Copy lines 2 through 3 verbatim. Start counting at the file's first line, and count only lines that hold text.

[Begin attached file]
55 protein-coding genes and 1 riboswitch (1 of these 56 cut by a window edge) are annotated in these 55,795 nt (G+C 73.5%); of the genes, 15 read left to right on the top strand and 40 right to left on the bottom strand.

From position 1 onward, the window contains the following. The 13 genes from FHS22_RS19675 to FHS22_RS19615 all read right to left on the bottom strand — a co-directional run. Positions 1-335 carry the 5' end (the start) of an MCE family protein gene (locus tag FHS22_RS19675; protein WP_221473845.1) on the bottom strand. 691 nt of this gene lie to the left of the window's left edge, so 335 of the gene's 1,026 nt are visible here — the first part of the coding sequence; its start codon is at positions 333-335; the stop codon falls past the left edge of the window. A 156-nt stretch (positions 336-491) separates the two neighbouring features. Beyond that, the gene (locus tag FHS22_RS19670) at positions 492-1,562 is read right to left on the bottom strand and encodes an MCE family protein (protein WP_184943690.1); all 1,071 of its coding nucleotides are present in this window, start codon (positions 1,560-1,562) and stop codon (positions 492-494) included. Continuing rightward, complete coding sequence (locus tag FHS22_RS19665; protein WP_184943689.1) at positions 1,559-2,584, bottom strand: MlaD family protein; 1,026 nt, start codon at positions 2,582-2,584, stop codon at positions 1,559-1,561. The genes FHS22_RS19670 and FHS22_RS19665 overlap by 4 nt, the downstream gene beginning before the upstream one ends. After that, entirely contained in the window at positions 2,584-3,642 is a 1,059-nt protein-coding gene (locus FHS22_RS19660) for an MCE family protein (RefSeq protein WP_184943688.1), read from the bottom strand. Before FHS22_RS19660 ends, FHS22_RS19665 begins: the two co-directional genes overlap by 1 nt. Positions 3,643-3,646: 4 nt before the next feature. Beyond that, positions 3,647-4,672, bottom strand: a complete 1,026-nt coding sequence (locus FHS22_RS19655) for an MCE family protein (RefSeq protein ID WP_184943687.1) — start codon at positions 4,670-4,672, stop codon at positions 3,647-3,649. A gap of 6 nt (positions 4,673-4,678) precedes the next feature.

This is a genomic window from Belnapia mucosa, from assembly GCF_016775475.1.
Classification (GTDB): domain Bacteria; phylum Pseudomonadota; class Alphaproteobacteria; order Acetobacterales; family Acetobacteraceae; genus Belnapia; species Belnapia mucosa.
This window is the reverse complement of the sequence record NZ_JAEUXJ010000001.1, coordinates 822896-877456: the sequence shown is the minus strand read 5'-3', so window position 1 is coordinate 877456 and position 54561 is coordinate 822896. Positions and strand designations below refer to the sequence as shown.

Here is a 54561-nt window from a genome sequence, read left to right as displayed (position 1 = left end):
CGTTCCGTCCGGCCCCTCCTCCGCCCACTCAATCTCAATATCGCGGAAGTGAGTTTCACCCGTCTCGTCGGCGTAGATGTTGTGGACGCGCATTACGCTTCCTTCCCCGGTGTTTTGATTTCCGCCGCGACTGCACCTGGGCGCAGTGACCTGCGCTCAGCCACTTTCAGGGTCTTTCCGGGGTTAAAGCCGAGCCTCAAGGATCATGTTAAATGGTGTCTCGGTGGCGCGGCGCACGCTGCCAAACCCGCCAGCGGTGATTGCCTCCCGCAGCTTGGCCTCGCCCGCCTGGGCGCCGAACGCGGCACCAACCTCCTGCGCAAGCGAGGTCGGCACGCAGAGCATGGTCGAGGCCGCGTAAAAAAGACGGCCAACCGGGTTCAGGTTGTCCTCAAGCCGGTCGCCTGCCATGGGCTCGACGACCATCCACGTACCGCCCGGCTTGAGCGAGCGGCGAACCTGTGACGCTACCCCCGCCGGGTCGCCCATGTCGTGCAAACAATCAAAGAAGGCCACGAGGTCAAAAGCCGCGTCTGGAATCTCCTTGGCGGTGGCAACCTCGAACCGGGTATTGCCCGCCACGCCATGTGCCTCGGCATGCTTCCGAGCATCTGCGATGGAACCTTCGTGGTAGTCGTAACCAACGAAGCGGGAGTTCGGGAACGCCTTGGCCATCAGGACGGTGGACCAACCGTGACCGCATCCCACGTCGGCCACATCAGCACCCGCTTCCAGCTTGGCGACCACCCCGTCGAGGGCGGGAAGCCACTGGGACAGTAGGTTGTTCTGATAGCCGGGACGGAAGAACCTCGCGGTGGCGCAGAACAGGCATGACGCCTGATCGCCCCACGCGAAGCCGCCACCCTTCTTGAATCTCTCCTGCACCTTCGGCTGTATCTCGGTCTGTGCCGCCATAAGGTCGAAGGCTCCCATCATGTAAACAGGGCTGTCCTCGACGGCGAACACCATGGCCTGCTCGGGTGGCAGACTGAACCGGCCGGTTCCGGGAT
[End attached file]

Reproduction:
From position 1 onward, the window contains the following. The 13 genes from FHS22_RS19675 to FHS22_RS19615 all read right to left on the bottom strand — a co-directional run. Positions 1-335 carry the 5' end (the start) of an MCE family protein gene (locus tag FHS22_RS19675; protein WP_221473845.1) on the bottom strand. 691 nt of this gene lie to the left of the window's left edge, so 335 of the gene's 1,026 nt are visible here — the first part of the coding sequence; its start codon is at positions 333-335; the stop codon falls past the left edge of the window. A 156-nt stretch (positions 336-491) separates the two neighbouring features. Beyond that, the gene (locus tag FHS22_RS19670) at positions 492-1,562 is read right to left on the bottom strand and encodes an MCE family protein (protein WP_184943690.1); all 1,071 of its coding nucleotides are present in this window, start codon (positions 1,560-1,562) and stop codon (positions 492-494) included. Continuing rightward, complete coding sequence (locus tag FHS22_RS19665; protein WP_184943689.1) at positions 1,559-2,584, bottom strand: MlaD family protein; 1,026 nt, start codon at positions 2,582-2,584, stop codon at positions 1,559-1,561. The genes FHS22_RS19670 and FHS22_RS19665 overlap by 4 nt, the downstream gene beginning before the upstream one ends. After that, entirely contained in the window at positions 2,584-3,642 is a 1,059-nt protein-coding gene (locus FHS22_RS19660) for an MCE family protein (RefSeq protein WP_184943688.1), read from the bottom strand. Before FHS22_RS19660 ends, FHS22_RS19665 begins: the two co-directional genes overlap by 1 nt. Positions 3,643-3,646: 4 nt before the next feature. Beyond that, positions 3,647-4,672, bottom strand: a complete 1,026-nt coding sequence (locus FHS22_RS19655) for an MCE family protein (RefSeq protein ID WP_184943687.1) — start codon at positions 4,670-4,672, stop codon at positions 3,647-3,649. A gap of 6 nt (positions 4,673-4,678) precedes the next feature.

This is a genomic window from Belnapia mucosa, from assembly GCF_016775475.1.